Sunday, March 10, 2013

A Tribute To The Truffula Tree


This year to honor Dr. Seuss, I made Truffula Tree cupcakes for my son's third grade class. In the story by Seuss, The Lorax the trees are described as having striped trunks with soft as silk tufts of hair at the top.
They are suppose to smell like butterfly milk....so the story says. I was not sure what butterfly milk smelled like, so I envisioned a sweet candy vanilla smell.


 My truffula trees were made with a cupcake mix I bought around Christmas time. The flavor was "hot chocolate". I now regret only buying a few of these! Rich creamy chocolate cupcakes were dotted with marshmallows. The cupcakes really did smell like hot chocolate!! The frosting mix was included, and it was a marshmallow topping. Sweet and sticky this made a great base for my trees!


I bought some striped straws last year from my favorite online baking store Fancy Flours! By cutting them in half, it made a perfect tree trunk! The top was the hardest part of all. Cotton Candy was my billowy soft as silk tree toppers! If you have ever grabbed cotton candy with your fingers, you will know it almost melts on contact. So a fork is required to gently pick up and form a little ball to stick on the tops of the straws. Knowing what I know now, I would have topped these in the classroom after arriving. The gentle breeze of the morning picked up the cotton candy tufts and started blowing them away. There were only a few casualties that were fixed after entering the building. The Truffulas were a hit with the kids as we read Dr. Seuss books! So much better than green eggs and ham!


Saturday, March 9, 2013

The Bon Marche Epicerie, Paris


Most girls love shopping for shoes, clothes, jewelry. My eye candy, however, is in the grocery store. I am a sucker for a gourmet grocery with displays that would melt your heart! I love it all; from veggies to canned goods. One of my favorite is La Grande Epicerie de Paris. It is an extension of the Bon Marche department store on the left bank of Paris. Housed in a different building, you can hop buildings quite easily!


I was able to snap a few pictures until the sandwich maker told me to STOP! It must have been classified information. Regardless, I captures the ever so beautiful couregettes, or round zucchini! And then there were the bags of marshmallows or guimauve in French! I brought some home!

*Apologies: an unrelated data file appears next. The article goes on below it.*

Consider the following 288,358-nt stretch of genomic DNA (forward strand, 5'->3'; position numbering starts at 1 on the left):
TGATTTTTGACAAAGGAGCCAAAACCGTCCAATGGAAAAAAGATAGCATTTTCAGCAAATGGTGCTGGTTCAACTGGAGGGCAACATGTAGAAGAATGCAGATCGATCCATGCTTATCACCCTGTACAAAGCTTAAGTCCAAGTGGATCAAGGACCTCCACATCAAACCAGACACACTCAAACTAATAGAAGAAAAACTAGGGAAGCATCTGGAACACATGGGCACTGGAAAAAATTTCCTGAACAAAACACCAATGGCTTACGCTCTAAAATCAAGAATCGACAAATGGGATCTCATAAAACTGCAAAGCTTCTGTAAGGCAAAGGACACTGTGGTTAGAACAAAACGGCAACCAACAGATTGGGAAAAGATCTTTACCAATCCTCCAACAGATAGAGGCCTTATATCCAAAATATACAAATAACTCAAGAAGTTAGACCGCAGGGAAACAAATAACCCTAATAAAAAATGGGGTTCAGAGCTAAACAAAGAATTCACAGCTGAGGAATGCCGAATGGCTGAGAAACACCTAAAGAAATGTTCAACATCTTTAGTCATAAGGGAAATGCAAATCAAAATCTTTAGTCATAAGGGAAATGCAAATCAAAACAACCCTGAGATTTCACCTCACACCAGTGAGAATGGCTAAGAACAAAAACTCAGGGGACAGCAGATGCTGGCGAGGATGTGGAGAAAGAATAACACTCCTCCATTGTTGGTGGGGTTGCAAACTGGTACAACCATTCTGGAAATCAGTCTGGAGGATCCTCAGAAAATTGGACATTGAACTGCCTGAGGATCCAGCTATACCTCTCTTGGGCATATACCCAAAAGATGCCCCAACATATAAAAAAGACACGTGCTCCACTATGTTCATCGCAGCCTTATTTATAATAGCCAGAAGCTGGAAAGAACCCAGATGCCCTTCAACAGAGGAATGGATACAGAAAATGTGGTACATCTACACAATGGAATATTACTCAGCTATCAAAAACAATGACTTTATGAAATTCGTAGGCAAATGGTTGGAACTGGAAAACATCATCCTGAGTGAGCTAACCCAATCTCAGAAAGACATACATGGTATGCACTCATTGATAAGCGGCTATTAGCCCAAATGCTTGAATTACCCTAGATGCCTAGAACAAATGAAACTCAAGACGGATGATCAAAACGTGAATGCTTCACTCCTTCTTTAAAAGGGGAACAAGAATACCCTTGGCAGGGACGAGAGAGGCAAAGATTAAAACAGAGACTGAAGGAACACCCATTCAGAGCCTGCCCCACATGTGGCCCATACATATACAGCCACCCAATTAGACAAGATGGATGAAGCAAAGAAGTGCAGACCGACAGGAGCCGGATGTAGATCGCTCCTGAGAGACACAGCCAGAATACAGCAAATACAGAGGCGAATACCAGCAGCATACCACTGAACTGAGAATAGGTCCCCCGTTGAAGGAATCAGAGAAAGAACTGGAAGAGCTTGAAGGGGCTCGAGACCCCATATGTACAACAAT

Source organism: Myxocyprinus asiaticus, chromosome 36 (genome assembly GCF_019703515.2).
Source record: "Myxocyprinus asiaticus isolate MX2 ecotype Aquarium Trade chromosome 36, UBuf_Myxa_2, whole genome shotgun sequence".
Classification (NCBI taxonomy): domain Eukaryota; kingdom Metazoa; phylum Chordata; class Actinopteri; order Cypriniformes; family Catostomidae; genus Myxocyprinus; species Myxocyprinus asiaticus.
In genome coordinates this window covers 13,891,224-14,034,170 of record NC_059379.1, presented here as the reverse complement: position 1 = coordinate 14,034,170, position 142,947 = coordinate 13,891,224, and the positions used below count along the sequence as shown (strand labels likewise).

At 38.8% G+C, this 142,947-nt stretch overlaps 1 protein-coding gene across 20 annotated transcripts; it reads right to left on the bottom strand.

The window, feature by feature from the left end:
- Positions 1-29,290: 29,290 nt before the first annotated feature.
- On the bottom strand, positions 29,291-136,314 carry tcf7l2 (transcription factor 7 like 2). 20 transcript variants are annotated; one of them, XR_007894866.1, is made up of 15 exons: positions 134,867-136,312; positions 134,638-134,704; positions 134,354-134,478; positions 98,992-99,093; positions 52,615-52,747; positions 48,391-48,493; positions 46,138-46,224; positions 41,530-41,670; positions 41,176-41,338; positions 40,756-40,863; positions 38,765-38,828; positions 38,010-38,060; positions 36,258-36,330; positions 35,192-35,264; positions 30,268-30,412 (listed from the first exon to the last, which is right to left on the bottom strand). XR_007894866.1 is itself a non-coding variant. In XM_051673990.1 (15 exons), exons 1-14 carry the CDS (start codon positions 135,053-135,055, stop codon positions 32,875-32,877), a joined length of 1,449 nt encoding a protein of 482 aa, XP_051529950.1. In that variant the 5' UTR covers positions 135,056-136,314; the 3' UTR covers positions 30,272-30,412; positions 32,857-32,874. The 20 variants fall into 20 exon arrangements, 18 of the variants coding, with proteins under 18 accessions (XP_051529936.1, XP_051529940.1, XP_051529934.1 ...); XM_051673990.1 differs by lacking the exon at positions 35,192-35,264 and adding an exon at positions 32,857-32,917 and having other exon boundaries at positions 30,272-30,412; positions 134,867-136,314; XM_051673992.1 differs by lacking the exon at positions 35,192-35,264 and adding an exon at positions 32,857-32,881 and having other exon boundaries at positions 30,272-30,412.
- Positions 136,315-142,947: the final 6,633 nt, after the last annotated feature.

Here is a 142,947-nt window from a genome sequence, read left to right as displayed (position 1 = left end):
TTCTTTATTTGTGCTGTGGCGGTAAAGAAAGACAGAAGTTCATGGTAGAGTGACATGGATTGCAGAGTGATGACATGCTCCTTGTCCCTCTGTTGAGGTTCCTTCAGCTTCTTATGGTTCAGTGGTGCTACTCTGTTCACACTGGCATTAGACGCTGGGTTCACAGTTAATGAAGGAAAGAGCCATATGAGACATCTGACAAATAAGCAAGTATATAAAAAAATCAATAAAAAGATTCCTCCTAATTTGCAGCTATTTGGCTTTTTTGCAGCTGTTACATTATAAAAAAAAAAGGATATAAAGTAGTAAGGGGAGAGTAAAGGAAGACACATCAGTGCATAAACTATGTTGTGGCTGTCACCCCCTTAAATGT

They had a dairy section like non other! Here are yogurts housed in terracotta bottles! There were 20 kinds of butter, and forget about the cheese! There were rows of canned and bottles items; jams, mustard, meats, and veggies! The bread section had bread with crust removed for tea sandwiches! The cookies and candy section had everything you could imagine.


The deli section had marinating meats, olives, cheeses, pate and terrines. There were sandwich makers, Hot food counters, rotisserie chickens, fresh petite fours and cakes, mousses, and creamy confections! One of my favorite items I bought was a designer bottle of diet coke! I looked very chic drinking it I am sure! I can't wait to go back!


Sunday, March 3, 2013

Nevada Reading Week


This week was Nevada Reading Week. Our school had a ton of activities for the children to participate in. Each class was given a set amount of pages to read for a heated competition to win a Subway sandwich party. My 9 year old took it upon himself to single handily win the party for the class. On his first day he read the 500 pages that were given for the entire week. Bursting through the door, he ran upstairs to read, read, read way into the night. Shall we just say,  Rick Riordan's Percy Jackson series did the trick! He did not stop there though, he met the challenge given everyday after that as his teacher increased the number of pages. On dress up as your favorite character from a book my boy was...can you guess? Percy Jackson. He was so happy all day as he discovered that there were many other Percy Jackson young men walking around school too! How wonderful that in this age of computers and crazy technology that a paper book (and my son only likes paper books so he can turn the pages) can cause so much imagination, excitement, and motivation! Hurray for Nevada Reading Week!!